The other day I took one of my rare trips to the bottom of the pile of paper on my desk. As I sorted through documents, and my recycle bin filled up, I observed two distinct categories of discards. One was junk mail. The other was charities soliciting donations.
I had no qualms, of course, about pitching the pizza flyers or scrapping the brochures from roofing companies. But what’s absurd is the twinge of guilt I felt for every envelope I tossed that happened to have a return address with the word “foundation” in it. As I rejected one appeal after the other, I felt contrite.
The reason it’s absurd is that no one could be reasonably expected to donate to every charitable cause that comes asking around this time of year. In that one afternoon I reviewed requests from a poverty relief agency, a disability support organization, three hospital foundations (including one for sick kids – what kind of brute am I to say no to sick kids?), an emergency information service, even my own alma mater. All very good causes, certainly.
I’ve already made at least six donations to non-profit groups in this month alone. And I’m not independently wealthy – not yet, anyway. So why, then, did I feel like a heel as I fed all these entreaties straight into my blue box?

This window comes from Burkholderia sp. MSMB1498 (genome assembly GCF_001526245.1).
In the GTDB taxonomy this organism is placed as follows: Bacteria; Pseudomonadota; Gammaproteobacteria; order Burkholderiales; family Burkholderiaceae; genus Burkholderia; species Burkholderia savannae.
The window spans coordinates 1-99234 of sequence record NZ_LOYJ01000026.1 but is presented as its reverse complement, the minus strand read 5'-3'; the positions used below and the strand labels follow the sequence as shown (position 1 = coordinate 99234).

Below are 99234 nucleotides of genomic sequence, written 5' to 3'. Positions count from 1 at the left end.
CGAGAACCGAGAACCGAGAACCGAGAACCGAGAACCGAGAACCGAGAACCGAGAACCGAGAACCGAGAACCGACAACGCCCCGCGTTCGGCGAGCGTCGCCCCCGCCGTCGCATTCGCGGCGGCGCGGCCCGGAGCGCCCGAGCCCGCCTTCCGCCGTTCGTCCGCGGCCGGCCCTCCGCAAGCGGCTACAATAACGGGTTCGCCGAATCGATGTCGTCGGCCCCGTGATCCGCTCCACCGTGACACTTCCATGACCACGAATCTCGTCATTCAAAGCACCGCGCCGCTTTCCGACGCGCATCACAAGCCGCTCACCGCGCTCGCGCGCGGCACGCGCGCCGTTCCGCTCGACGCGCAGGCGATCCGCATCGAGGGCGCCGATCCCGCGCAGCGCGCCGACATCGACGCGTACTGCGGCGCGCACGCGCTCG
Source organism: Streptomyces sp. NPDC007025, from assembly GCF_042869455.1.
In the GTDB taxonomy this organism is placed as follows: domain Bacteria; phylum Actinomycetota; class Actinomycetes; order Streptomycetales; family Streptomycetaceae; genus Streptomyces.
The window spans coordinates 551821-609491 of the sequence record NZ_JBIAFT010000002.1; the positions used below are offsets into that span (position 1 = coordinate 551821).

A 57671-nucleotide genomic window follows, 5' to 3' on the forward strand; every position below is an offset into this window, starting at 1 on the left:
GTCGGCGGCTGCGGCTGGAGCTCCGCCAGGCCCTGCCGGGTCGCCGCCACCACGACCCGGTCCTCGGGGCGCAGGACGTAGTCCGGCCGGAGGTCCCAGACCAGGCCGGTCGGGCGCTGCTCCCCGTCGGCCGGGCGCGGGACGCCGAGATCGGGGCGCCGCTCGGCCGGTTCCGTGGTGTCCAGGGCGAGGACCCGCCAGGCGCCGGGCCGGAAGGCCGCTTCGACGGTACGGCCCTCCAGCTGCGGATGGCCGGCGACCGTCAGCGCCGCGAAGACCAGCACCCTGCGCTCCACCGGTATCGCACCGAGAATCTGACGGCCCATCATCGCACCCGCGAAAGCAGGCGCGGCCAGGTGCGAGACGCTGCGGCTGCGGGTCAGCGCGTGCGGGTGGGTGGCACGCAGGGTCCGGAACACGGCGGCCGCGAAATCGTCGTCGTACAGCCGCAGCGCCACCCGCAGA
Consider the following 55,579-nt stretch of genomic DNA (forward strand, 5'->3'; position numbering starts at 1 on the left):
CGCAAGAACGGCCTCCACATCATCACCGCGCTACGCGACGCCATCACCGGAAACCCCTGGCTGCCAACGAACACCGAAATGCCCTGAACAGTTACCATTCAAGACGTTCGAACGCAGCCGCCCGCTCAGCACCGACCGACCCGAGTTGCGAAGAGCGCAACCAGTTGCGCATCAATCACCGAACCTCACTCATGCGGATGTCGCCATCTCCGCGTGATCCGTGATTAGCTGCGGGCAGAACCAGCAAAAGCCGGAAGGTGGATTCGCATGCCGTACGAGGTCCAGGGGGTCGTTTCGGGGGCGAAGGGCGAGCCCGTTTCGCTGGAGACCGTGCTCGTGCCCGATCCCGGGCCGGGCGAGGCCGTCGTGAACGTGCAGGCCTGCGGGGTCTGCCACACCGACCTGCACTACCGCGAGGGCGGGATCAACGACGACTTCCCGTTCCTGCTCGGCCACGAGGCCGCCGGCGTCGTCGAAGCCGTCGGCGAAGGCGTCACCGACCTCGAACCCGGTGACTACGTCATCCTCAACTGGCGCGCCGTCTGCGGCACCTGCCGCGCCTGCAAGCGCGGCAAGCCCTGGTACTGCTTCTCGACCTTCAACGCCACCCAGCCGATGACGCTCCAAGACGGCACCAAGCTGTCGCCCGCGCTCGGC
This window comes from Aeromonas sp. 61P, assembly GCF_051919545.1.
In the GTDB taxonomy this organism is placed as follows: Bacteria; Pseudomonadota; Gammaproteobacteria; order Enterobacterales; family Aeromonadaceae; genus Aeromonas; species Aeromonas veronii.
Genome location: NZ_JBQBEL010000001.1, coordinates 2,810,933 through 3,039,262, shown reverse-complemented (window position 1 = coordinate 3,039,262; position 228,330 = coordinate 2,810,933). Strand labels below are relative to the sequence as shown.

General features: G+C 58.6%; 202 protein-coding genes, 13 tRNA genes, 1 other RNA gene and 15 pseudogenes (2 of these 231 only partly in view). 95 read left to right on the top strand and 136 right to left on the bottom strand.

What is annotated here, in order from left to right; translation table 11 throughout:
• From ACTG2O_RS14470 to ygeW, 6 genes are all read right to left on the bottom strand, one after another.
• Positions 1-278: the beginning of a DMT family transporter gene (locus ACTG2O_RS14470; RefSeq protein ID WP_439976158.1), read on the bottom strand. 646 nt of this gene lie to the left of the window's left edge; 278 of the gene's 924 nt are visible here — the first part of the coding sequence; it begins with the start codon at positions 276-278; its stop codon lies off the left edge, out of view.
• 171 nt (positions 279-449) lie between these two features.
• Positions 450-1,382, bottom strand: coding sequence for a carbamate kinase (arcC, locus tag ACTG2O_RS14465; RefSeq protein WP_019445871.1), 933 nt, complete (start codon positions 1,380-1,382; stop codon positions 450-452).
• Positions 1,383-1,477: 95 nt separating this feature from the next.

Maybe it’s like my neighbour’s mom said to me later that same day. We were discussing the fact that most of the people we know truly want to be helpful to others. “We probably should do more, though,” she remarked. This while she was already going out of her way to drive my daughter and me to the subway station so we wouldn’t have to shiver at the bus stop (her idea). So why was she, like the rest of us, being so hard on herself?
We have to learn to let go of the guilt. I don’t think anyone should feel inadequate just because you aren’t walking in Mother Teresa’s sandals. Most of the time you’re doing the best you can. And if it so happens that you choose a spa day instead of spending your last forty bucks to help sick kids, you probably shouldn’t beat yourself up about it. For one thing, you won’t enjoy your spa day half as much.
Do you agree? Do you think we should feel better about the good that we do, and stop feeling so guilty for the good that we don’t?